I would not say that this is an excellent addition to the music, but it is an interesting proposal that will surely give us better albums in the future. For now, just to listen to "Time Has a Way" I think this album is worth listening to.

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Studio Album, 1983
2.85 | 350 ratings

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Alpha
Asia Prog Related

Review by Warthur
Prog Reviewer

Words like "commercial" and "corporate" are slung at Asia a lot, and sometimes it's unfair and sometimes it isn't. One respect in which you can get them bang to rights when it comes to compromising their music for corporate reasons, however, comes to the songwriting on Alpha: the record company had noticed that the big hit singles on their debut album were all Wetton/Downes numbers, and so asked that Wetton and Downes write all the material here.

Thus it is that all the songs on Alpha are credited to the duo, bar for The Smile Has Left Your Eyes, which John Wetton penned by himself. This, of course, leaves Steve Howe and Carl Palmer almost on the level of session musicians, which might go some way to explaining why Howe didn't come back for the next album. Carl did, but Carl only had one songwriting credit on the debut anyway, so perhaps he was just happy to be there.

Not only did Howe have songwriting credits on about half the songs on the debut album, but they were fairly consistently the songs which had a bit more of a commercial spin and a bit less space for proggy moments, and that's exactly what the record company wanted here. Inevitably, the result is that the band's carefully-tuned prog-hard rock- pop blend ended up a little skewed away from the prog corner of that triangle.

If you're a listener who despised Heat of the Moment or Only Time Will Tell and regarded the proggier moments of the debut album as an oasis in a desert, then you'll likely find this boring. For my part, I find this at least an enjoyable blend of AOR and prog-tinged pop which benefits to an extent from a more unified musical direction behind it, even as it loses a little something as a result of losing the full range of flavours previously offered.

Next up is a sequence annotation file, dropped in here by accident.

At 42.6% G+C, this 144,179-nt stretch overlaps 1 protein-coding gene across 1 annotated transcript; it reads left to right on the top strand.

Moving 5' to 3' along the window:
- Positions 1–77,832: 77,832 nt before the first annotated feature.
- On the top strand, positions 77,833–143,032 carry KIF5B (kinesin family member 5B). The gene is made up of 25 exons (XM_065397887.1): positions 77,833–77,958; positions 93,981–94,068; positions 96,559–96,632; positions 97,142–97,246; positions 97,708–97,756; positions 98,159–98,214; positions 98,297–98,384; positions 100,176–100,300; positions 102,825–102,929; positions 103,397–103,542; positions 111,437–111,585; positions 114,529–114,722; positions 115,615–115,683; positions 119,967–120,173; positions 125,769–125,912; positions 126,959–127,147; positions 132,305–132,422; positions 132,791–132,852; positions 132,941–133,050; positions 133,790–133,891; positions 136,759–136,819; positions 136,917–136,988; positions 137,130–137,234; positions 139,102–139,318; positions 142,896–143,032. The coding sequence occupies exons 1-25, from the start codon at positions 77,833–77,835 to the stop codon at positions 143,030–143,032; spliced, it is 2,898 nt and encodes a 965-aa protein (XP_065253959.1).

As a result, it's in a "one step forward, one step back" sort of situation: it's another enjoyable listen, but I'm not sure that I'm keen on listening on all that much Asia beyond this and the debut, and it's certainly a harder sell for fans of the four founder members' prog pasts than their debut was.

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Studio Album, 1978
3.63 | 268 ratings

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Pieces Of Eight
Styx Prog Related

Review by Warthur
Prog Reviewer

On The Grand Illusion, Styx did a fine job of walking the tightrope between poppy AOR and prog-tinged hard rock, and on Pieces of Eight they try to do much the same. As with its predecessor, it's a carefully judged balanced: there's just enough hard rock touches to make it feel credible in that arena without compromising the radio-friendliness, and just enough little flourishes to give a hint of prog whilst still prioritising pop hooks over prog complexity. (That said, going terse can bring its own benefits: on I'm OK the band cram a bunch of little movements into under six minutes, yielding a song which gives the feeling of a multi-part prog epic without demanding the runtime of one.)

This sort of alchemy makes them exactly the sort of band the term AOR was coined to describe - because they're not prog rock or hard rock or pop rock or soft rock to be unambiguously described by any of those terms, but are enough like all of those things that they're clearly some flavour of rock aimed at a somewhat more mature audience than more singles-oriented genres.

At the same time, "AOR" tends to be associated with very commercially-oriented material, but that's a little unfair here. Sing For the Day isn't the sort of song you do expecting it to be a hit, and likewise if you were just trying to churn out viable radio material the 1-minute instrumental The Message is a weird thing to spend time on; in 1978 if you were wanting to chase the big money you'd be making disco or new wave. (Styx would eventually do exactly that, but they don't do it here.)